Key Value


Parent Key Value


Scanning Multiple Keys

UpGuard’s registry scanning supports glob syntax for scanning multiple registry sub keys. For sub keys, utilizing * will function as an wildcard, and utilizing ** will function as a recursive wildcard.


Group Policy Objects (Windows Only)

Group Policy Objects (GPOs) can be scanned by entering the name of the GPO as it appears in the Windows Group Policy Management Console (GPMC).

scan-options-gpo node-group-scan-options-04

Instructions for getting started with the GPMC can be found here.

Resultant Set of Policy (RSoP) (Windows Only)

Resultant Set of Policy (RSoP) reports can be used to identify the GPO’s that are in actuality governing a machine.

RSoP reports can be accessed by adding “RSOP” as a scan option under the “Sections” category.


The results of the RSoP report are visualized as a configuration group in the node visualization.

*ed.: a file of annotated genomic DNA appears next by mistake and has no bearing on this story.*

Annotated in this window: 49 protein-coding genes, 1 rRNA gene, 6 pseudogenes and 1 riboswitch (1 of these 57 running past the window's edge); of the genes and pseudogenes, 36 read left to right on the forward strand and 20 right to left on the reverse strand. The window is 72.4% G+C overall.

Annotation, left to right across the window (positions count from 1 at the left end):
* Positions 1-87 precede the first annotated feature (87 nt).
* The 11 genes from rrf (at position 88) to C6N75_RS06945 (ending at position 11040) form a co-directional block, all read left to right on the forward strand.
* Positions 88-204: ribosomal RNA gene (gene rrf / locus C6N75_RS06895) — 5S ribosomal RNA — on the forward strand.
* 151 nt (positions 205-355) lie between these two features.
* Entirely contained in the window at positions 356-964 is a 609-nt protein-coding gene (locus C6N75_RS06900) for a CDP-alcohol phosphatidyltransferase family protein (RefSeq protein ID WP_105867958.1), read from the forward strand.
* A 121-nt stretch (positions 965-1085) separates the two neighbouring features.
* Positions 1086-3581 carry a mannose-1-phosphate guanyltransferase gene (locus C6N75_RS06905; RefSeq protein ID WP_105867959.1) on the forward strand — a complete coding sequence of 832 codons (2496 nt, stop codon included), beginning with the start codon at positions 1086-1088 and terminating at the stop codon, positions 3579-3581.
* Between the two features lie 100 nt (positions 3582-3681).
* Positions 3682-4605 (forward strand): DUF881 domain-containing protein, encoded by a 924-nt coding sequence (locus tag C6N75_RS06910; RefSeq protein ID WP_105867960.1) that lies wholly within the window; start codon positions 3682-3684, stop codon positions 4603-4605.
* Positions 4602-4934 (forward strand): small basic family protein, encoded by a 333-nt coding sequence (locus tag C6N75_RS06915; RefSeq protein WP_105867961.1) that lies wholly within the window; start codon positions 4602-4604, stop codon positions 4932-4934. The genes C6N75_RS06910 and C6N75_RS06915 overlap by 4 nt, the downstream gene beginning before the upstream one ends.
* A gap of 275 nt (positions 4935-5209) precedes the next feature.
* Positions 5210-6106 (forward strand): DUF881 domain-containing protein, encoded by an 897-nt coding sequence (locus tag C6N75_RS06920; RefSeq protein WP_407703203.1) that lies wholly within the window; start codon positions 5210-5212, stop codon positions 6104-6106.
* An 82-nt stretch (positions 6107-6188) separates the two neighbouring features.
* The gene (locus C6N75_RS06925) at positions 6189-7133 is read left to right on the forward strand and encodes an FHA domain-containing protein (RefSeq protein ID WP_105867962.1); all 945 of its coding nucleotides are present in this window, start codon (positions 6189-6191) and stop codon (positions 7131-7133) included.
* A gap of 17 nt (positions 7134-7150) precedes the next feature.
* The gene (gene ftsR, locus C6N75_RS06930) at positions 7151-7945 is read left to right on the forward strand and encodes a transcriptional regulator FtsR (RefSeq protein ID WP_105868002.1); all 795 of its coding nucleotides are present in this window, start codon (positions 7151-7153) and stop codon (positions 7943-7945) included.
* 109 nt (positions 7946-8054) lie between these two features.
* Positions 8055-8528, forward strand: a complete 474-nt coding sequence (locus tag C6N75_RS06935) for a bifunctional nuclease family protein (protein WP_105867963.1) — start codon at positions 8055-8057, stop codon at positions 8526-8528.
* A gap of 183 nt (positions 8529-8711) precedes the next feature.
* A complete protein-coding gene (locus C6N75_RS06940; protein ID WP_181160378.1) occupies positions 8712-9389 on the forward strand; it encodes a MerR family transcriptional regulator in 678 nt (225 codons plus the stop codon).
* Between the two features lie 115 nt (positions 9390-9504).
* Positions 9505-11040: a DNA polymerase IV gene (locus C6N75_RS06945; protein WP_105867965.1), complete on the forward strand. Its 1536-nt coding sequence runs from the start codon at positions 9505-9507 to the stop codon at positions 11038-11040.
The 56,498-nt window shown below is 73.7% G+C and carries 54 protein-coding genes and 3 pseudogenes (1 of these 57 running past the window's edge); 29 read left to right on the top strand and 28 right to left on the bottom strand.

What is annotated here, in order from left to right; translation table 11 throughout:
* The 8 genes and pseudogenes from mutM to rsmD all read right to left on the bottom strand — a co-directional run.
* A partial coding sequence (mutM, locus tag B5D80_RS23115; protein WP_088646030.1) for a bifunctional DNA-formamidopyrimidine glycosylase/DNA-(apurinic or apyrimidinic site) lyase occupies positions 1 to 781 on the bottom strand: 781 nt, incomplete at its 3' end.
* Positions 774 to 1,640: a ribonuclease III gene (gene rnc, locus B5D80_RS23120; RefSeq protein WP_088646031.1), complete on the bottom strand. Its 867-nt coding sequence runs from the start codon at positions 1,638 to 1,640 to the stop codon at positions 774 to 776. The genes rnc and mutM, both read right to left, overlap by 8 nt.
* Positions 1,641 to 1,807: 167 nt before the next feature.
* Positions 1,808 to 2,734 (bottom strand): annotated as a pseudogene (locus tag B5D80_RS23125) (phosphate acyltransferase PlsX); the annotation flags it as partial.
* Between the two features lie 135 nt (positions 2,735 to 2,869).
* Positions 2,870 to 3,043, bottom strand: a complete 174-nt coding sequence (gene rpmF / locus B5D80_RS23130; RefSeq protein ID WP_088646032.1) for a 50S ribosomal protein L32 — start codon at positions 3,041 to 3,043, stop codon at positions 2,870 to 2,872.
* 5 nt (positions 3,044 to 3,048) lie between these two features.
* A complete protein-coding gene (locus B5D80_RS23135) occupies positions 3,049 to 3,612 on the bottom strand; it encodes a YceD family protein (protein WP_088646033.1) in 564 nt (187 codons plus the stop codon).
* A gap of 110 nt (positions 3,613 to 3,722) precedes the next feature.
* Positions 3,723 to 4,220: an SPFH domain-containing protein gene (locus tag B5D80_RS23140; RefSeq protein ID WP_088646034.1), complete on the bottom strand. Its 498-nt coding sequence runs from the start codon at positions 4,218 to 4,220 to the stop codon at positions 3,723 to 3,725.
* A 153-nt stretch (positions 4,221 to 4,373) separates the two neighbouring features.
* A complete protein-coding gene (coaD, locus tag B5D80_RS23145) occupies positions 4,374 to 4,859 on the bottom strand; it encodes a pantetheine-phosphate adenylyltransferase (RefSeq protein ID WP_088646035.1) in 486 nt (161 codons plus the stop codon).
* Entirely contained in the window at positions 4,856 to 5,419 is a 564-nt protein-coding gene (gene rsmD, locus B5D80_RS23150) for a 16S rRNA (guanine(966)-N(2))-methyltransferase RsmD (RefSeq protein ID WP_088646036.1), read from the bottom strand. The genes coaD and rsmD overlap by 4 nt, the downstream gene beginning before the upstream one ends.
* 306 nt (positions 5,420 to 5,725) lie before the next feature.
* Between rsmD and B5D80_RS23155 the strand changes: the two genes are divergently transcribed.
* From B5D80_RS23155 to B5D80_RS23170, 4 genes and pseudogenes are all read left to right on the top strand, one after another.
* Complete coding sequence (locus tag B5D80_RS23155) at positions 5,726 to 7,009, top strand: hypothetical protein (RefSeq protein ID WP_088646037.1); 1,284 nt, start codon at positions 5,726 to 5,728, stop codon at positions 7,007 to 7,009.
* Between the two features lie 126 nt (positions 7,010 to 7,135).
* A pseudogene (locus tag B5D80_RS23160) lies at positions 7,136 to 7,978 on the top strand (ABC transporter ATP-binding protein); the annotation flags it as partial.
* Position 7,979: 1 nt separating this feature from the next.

By treating RSoP results as configuration items in UpGuard, users can generate policies, compare differences, identify governance inconsistencies, and integrate information with additional platforms.



I receive a warning message after a scan looking like “Cannot find path ‘C:\Windows\Temp...\RSOPReport’ because it does not exist.”

  • This message is printed when the user the UpGuard service is being run under does not have access to enough RSoP data to generate a valid report.
  • Windows Agent version 4.21.0 onwards replaces this error message with an empty RSoP section in the resulting scan and a warning message indicating that the particular user doesn’t have access to RSoP data.

I can’t see an RSoP section in the scan or the section is empty.

  • Confirm that the scan section “RSOP” can be added for the node being scanned.
  • Check the connection manager or agent logs after a scan, at C:\Program Files\UpGuard\logs. Check for a line looking like Warn: The user ... does not have RSoP data. This implies the user account the agent or service is running under does not have access to any valid RSoP data to generate a valid report. You can alter the user the UpGuard Service runs under by right clicking the UpGuard service in the Services window, selecting properties and altering the user the service is run as.